Structuring and Regulating Financial Transactions

In one of the most exciting, innovative, and developing areas of legal practice, companies domestically and worldwide have been raising money through an array of structures intended to separate assets from the risks associated with the company. The assets are then dedicated to repayment of capital market securities. Sometimes referred to as structured finance or securitization, this approach creatively brings together many fundamental legal disciplines, including bankruptcy, securities law, corporation law, secured transactions, finance, and tax. It also introduces important commercial financing techniques and concepts, including guarantees, loan agreements, and letters of credit, as well as interest rate and currency swaps and other derivative products. In addition, it addresses how the capital markets work, including the role of rating agencies, and touches on the cross-border and transnational considerations that are essential to modern business transactions.† In that context, the course also shows how structured finance principles can be applied broadly, such as to international project financing transactions and to microfinance.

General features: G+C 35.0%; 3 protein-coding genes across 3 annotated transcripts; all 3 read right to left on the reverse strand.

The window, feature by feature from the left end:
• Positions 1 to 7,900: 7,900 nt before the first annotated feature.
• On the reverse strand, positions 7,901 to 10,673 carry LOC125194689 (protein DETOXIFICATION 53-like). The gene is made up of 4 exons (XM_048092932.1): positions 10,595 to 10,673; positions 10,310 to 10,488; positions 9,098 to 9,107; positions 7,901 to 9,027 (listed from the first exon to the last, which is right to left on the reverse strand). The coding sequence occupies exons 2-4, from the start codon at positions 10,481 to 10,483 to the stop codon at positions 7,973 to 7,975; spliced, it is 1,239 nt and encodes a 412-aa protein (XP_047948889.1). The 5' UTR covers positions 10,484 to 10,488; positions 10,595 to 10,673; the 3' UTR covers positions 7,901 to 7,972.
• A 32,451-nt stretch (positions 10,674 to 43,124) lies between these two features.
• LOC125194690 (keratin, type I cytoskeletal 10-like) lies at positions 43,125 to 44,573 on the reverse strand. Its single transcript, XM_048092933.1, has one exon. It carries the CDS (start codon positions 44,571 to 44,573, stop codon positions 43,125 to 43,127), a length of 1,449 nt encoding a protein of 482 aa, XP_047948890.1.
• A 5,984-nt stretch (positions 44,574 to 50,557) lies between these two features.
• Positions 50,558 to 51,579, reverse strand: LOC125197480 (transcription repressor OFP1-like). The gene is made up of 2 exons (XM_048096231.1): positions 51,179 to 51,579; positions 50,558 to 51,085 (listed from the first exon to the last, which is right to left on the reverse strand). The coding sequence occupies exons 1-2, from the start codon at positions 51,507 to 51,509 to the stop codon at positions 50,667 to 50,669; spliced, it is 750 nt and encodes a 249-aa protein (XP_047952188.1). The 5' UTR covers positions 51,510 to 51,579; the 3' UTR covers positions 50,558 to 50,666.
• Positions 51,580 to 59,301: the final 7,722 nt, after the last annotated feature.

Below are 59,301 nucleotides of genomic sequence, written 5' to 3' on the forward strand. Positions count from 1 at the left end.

The course will develop and analyze structured finance transactions from a multidisciplinary standpoint. It will also consider the ethics and efficiencies of "deconstructing" a company in this manner, including the potential to generate unanticipated consequences as may have occurred in the subprime financial crisis. The class will be challenged to identify problems and find real-life, creative solutions.

There is no formal prerequisite; however, Business Associations or a commercial law or bankruptcy course is recommended. The relevant legal principles will be learned and applied along the way - in the same manner that a good practitioner learns. A student without background in commercial law and finance should still be able to master the course. Examination or (with permission) paper.
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